Sweet, but different way to work the hamstrings. Obviously, this requires a wheeled chair. Remember to "walk" from heel to toe each step.

One of the many ways to work these under appreciated muscles. Be sure to maintain a straight line between the shoulders and the knees. In other words, no bending at the waist.

There are very few substitutes for running fast! We know very few people who run extremely fast and are poor all-around athletes. Those two just don't go together. So, we take our time getting the body prepared to do just that - run fast!

Great way to help the neuromuscular system generate more power on ground contact. An athlete pulling and running at full speed but going a little slower than the normal gait, forces the brain to order the muscles to generate more strength to accommodate the load being pulled.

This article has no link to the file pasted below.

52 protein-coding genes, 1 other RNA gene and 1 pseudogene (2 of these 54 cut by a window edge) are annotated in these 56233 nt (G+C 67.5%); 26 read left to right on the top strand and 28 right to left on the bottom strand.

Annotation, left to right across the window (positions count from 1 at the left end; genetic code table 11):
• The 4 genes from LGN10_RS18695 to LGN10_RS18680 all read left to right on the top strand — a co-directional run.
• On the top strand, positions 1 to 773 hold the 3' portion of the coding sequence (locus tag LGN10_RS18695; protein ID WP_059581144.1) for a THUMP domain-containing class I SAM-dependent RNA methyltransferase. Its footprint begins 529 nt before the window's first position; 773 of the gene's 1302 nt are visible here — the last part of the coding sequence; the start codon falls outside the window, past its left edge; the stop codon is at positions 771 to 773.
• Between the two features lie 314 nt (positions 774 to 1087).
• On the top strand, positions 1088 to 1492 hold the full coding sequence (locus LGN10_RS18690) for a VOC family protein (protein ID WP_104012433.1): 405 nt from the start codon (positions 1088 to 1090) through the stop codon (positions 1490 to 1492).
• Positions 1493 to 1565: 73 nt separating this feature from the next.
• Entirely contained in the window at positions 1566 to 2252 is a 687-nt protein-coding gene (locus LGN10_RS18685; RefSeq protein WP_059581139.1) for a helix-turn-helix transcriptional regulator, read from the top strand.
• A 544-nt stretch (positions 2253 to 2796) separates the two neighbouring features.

Grab some heavy weight. Keep legs stiff. Understand that "stiff" doesn't mean "straight." Hinge the hips, big time, and squeeze the glutes to get back to the starting position.

The hip hinge might be the most important movement in all athletics. This exercise helps up get back and get the weight on our heels, thereby helping to engage the posterior chain. Absolutely have to be careful to no bend over. This is a hip hinge, not a bend.

One of our favorite core exercises. Like many others, this can be made to be as easy or difficult as needed. It's a self-limiting exercise, too, meaning if you're doing it, then you're doing it right. It might not be as good as somebody else's, but you're still working the core!

Great exercise and assessment tool. Helps show stability proficiency throughout a movement pattern. Definitely helps the fitness profession determine the best exercises to use to help the athlete! ... From a strength perspective, anytime we can safely force the body to perform movements on an unstable platform, we're going to force it to use more muscle to do the same movements.